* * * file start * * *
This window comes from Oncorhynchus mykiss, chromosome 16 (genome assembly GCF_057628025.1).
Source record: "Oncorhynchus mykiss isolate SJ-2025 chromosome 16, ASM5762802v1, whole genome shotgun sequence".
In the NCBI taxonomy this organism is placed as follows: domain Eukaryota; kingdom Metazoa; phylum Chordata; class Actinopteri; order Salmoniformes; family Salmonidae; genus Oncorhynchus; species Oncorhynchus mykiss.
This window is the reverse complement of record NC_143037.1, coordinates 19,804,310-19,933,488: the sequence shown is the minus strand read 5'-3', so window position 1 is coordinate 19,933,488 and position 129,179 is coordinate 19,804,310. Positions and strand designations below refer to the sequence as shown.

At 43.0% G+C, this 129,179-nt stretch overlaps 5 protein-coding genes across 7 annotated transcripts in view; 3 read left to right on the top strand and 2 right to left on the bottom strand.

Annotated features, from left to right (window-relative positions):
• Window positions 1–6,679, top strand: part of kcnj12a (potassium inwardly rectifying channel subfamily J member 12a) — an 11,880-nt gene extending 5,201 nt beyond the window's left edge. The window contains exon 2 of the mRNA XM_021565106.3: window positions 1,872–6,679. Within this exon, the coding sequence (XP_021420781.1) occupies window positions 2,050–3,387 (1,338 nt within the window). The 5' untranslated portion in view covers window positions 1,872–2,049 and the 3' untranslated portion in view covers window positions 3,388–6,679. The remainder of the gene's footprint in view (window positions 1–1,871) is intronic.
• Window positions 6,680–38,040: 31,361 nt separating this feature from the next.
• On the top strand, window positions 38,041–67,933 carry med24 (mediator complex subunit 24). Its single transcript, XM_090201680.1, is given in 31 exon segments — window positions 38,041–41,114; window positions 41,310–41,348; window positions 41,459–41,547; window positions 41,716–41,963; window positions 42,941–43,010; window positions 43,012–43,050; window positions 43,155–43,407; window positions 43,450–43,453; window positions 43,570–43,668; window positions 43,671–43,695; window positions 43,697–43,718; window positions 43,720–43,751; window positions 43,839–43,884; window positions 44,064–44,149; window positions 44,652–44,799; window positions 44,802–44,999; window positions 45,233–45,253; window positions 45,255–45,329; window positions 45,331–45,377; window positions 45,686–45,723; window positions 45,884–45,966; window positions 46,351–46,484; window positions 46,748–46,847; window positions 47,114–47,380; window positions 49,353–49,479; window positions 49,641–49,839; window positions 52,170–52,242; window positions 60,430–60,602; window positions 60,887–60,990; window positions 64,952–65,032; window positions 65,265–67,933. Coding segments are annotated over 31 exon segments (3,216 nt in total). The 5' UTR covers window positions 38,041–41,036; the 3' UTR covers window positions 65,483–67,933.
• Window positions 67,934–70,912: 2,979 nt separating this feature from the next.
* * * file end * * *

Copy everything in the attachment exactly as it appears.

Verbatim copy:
This window comes from Oncorhynchus mykiss, chromosome 16 (genome assembly GCF_057628025.1).
Source record: "Oncorhynchus mykiss isolate SJ-2025 chromosome 16, ASM5762802v1, whole genome shotgun sequence".
In the NCBI taxonomy this organism is placed as follows: domain Eukaryota; kingdom Metazoa; phylum Chordata; class Actinopteri; order Salmoniformes; family Salmonidae; genus Oncorhynchus; species Oncorhynchus mykiss.
This window is the reverse complement of record NC_143037.1, coordinates 19,804,310-19,933,488: the sequence shown is the minus strand read 5'-3', so window position 1 is coordinate 19,933,488 and position 129,179 is coordinate 19,804,310. Positions and strand designations below refer to the sequence as shown.

At 43.0% G+C, this 129,179-nt stretch overlaps 5 protein-coding genes across 7 annotated transcripts in view; 3 read left to right on the top strand and 2 right to left on the bottom strand.

Annotated features, from left to right (window-relative positions):
• Window positions 1–6,679, top strand: part of kcnj12a (potassium inwardly rectifying channel subfamily J member 12a) — an 11,880-nt gene extending 5,201 nt beyond the window's left edge. The window contains exon 2 of the mRNA XM_021565106.3: window positions 1,872–6,679. Within this exon, the coding sequence (XP_021420781.1) occupies window positions 2,050–3,387 (1,338 nt within the window). The 5' untranslated portion in view covers window positions 1,872–2,049 and the 3' untranslated portion in view covers window positions 3,388–6,679. The remainder of the gene's footprint in view (window positions 1–1,871) is intronic.
• Window positions 6,680–38,040: 31,361 nt separating this feature from the next.
• On the top strand, window positions 38,041–67,933 carry med24 (mediator complex subunit 24). Its single transcript, XM_090201680.1, is given in 31 exon segments — window positions 38,041–41,114; window positions 41,310–41,348; window positions 41,459–41,547; window positions 41,716–41,963; window positions 42,941–43,010; window positions 43,012–43,050; window positions 43,155–43,407; window positions 43,450–43,453; window positions 43,570–43,668; window positions 43,671–43,695; window positions 43,697–43,718; window positions 43,720–43,751; window positions 43,839–43,884; window positions 44,064–44,149; window positions 44,652–44,799; window positions 44,802–44,999; window positions 45,233–45,253; window positions 45,255–45,329; window positions 45,331–45,377; window positions 45,686–45,723; window positions 45,884–45,966; window positions 46,351–46,484; window positions 46,748–46,847; window positions 47,114–47,380; window positions 49,353–49,479; window positions 49,641–49,839; window positions 52,170–52,242; window positions 60,430–60,602; window positions 60,887–60,990; window positions 64,952–65,032; window positions 65,265–67,933. Coding segments are annotated over 31 exon segments (3,216 nt in total). The 5' UTR covers window positions 38,041–41,036; the 3' UTR covers window positions 65,483–67,933.
• Window positions 67,934–70,912: 2,979 nt separating this feature from the next.